2009-10-11 51 -0
Looks like heathland, near Midhurst.
Macronencer is planning this as a drive, arriving around 4pm (weather looks less wet at that time, by current reports). Anyone who can get a train to Petersfield around that time is welcome to a lift!
Hmmm... this Buddhist monastery is just down the road. They allow visitors. I've not visited one before, so I might look into that. This would necessitate an earlier start. --macronencer 18:55, 9 October 2009 (UTC)
I had a lot to do today and ended up leaving later than planned. I thought I would therefore get the hash done, then go and find the monastery afterwards. They take visitors at 5pm and have tea with them, which sounded nice.
The first part of the journey was on motorways and major roads, so it was quite a shock when I suddenly found myself driving down the most incredible narrow lanes I had ever seen! The roads around this hash point have to be seen to be believed. We're talking about roads where 20mph in the wet would have been reckless, and 10mph was more like it most of the time. And this went on for miles. Sharp blind bends, high hedges and trees each side so there was nowhere to come off the road except the occasional passing place, sudden hills, hairpin junctions - you name it, it was there. I could imagine horses and carts using this road in the 1920s, and that it might be pretty much unchanged since then. It was like being in a surreal dream.
I had some trouble finding the parking place because I'd failed to notice on the map that it was down a no through road, so when the TomTom told me to take it I saw the sign and assumed it was wrong, so kept going. 3 miles later, when TomTom was still insisting I turn around, I got it! The camp site was closed, and I had hoped to ask permission to park there, so instead I parked on the road under some trees. The hash point was only 500m away, so I set off on foot, pausing to examine an amazing old wall that an oak tree had burst over the years (or centuries?!). This place is OLD.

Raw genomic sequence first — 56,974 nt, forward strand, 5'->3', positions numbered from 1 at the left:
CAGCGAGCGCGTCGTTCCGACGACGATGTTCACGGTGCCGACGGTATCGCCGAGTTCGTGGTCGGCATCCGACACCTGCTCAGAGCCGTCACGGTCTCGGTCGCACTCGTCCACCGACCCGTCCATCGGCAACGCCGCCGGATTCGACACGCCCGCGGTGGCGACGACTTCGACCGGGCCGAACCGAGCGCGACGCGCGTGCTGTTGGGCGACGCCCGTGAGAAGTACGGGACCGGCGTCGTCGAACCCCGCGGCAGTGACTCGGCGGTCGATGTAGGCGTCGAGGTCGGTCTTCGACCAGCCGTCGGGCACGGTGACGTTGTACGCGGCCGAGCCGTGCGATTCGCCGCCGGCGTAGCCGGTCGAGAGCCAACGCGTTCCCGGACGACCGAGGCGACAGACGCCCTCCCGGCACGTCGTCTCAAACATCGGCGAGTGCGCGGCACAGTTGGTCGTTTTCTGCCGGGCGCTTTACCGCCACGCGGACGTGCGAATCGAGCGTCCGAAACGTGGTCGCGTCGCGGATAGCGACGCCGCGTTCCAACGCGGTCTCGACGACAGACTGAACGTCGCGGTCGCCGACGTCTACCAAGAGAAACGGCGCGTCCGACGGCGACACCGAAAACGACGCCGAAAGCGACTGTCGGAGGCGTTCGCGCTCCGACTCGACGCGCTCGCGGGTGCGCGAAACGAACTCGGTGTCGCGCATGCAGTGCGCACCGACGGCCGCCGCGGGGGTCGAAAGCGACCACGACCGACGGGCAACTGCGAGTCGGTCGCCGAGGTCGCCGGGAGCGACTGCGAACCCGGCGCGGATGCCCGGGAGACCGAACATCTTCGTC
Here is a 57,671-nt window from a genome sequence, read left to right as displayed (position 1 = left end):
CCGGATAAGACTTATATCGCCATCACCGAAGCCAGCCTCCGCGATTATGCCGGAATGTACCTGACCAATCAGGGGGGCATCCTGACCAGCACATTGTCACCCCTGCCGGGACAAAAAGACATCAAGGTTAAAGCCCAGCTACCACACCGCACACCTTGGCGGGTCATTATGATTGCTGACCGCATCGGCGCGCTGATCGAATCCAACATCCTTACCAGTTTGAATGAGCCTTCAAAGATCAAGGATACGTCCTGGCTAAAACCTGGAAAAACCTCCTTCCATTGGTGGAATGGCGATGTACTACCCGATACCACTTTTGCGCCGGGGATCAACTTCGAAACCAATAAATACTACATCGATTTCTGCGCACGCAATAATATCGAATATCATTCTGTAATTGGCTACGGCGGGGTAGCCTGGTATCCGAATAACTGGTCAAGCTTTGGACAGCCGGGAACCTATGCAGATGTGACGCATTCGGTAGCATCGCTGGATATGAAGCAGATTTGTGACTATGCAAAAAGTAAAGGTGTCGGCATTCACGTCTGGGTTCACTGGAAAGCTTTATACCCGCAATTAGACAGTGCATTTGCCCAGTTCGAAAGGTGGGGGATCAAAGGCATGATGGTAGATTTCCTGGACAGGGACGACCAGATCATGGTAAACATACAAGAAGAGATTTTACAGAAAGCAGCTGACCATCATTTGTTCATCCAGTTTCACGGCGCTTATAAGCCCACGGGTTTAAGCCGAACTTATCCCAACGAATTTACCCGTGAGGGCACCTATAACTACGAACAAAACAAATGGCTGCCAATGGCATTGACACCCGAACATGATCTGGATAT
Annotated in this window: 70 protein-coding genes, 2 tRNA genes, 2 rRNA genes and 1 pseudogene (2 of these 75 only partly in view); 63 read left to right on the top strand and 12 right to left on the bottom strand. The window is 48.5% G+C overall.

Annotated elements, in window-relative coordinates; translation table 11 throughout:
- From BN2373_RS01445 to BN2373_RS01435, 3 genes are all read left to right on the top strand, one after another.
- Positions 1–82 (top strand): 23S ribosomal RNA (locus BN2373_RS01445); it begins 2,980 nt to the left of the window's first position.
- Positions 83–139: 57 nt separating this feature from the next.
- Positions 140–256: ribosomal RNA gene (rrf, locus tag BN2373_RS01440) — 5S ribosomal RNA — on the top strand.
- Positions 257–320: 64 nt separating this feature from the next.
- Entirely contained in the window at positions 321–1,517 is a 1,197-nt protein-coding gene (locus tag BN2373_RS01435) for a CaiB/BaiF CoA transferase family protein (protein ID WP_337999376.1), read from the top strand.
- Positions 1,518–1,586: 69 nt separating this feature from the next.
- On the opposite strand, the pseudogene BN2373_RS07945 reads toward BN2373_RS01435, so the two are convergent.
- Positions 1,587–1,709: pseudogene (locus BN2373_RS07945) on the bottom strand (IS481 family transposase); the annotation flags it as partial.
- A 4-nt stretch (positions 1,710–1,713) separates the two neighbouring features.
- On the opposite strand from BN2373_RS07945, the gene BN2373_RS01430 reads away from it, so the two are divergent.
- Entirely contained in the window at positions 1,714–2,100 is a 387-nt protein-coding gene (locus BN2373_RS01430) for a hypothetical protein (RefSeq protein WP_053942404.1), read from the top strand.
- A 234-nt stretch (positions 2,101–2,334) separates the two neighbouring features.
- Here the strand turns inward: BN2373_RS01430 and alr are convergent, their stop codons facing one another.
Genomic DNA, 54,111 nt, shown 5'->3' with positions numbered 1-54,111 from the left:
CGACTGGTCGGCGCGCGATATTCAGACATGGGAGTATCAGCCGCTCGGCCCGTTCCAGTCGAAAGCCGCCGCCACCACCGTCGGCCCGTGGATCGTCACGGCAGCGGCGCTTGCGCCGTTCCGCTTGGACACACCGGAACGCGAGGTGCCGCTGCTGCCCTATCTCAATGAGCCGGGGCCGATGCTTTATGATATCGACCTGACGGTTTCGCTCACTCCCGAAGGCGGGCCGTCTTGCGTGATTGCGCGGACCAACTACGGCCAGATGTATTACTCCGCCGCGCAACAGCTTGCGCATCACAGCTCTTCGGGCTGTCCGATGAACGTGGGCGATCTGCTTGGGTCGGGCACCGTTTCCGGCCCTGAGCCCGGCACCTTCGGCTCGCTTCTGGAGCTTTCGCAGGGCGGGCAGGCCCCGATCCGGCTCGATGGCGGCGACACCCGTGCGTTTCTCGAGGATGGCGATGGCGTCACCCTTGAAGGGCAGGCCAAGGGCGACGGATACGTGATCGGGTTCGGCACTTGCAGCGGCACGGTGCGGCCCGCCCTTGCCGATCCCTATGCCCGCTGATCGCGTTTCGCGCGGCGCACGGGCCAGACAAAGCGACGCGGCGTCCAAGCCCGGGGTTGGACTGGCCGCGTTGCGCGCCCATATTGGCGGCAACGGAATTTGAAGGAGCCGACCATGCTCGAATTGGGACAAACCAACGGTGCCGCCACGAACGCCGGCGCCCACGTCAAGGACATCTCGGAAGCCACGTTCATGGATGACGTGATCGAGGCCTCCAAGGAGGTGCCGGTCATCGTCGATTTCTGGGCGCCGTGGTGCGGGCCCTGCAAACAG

Luckily the hash point was down a public path, so there was no trepidation about private property. The path became rather narrow and overgrown, and I was glad I'd had the foresight to don my boots at the car. Finally the eTrex said 90 Left, and I turned to see a wooded area with big logs stacked up in front. It was easy to get in, and I managed to find a 1m reading fairly quickly. Looked around for a stone to carve XKCD in the logs, but only a crumbly piece of sandstone was in evidence, which didn't really do a fantastic job!
As I returned up the path, the sun cast a golden glow on the pasture to my left. There was still the smell of rain in the air, and the ancient splendour of the place started to move me. These things are so hard to explain in words, but you'll have to take my word for it - being there was really special.
I arrived back at the car and noticed a text from Sermoa asking whether I'd been to the Buddhist monastery yet. I drove there at top speed, which was about 18mph. Unfortunately, I had not prepared sufficiently to be able to find the place. I drove past the location a couple of times, then decided to stop and walk for a bit as I might have missed the sign. I ended up taking a pleasant walk, making friends with a cat, admiring an amazing topiary hedge and an old car, but couldn't find the monastery at all. Later I realised that I'd forgotten to actually read the directions on the web page. The entrance was down a different road, and must have been on the other side of the grounds. I want to go back one day and drop in on them for a chat. I like educating myself about people's beliefs and lifestyles, and I think the best way is by talking to real people.
On the way home, the sun continued to put on a show. There was a clear sky except for some low and thick cumulonimbus in the west, and one small bubble of cloud seemed to stay exactly over the sun for a long time, giving it a bright yellow edge that glowed like a halo. I tried in vain to photograph it. There was nowhere convenient to stop. But I got one photo of the general kind of sky I was seeing, so you can imagine the halo cloud for yourself - it's like radio: the pictures are better in your head :)
I've done quite a few group geohashes recently, and in a way it was kind of nice to do one solo. I love the company of others, but I'm fine alone too, and it's an opportunity for quiet contemplation in a new setting. Absorb the moment, and all that. Plus a little bit of tree-hugging. Nothing wrong with that from time to time - I'll be back at work writing Java tomorrow, so that will bring me down to Earth...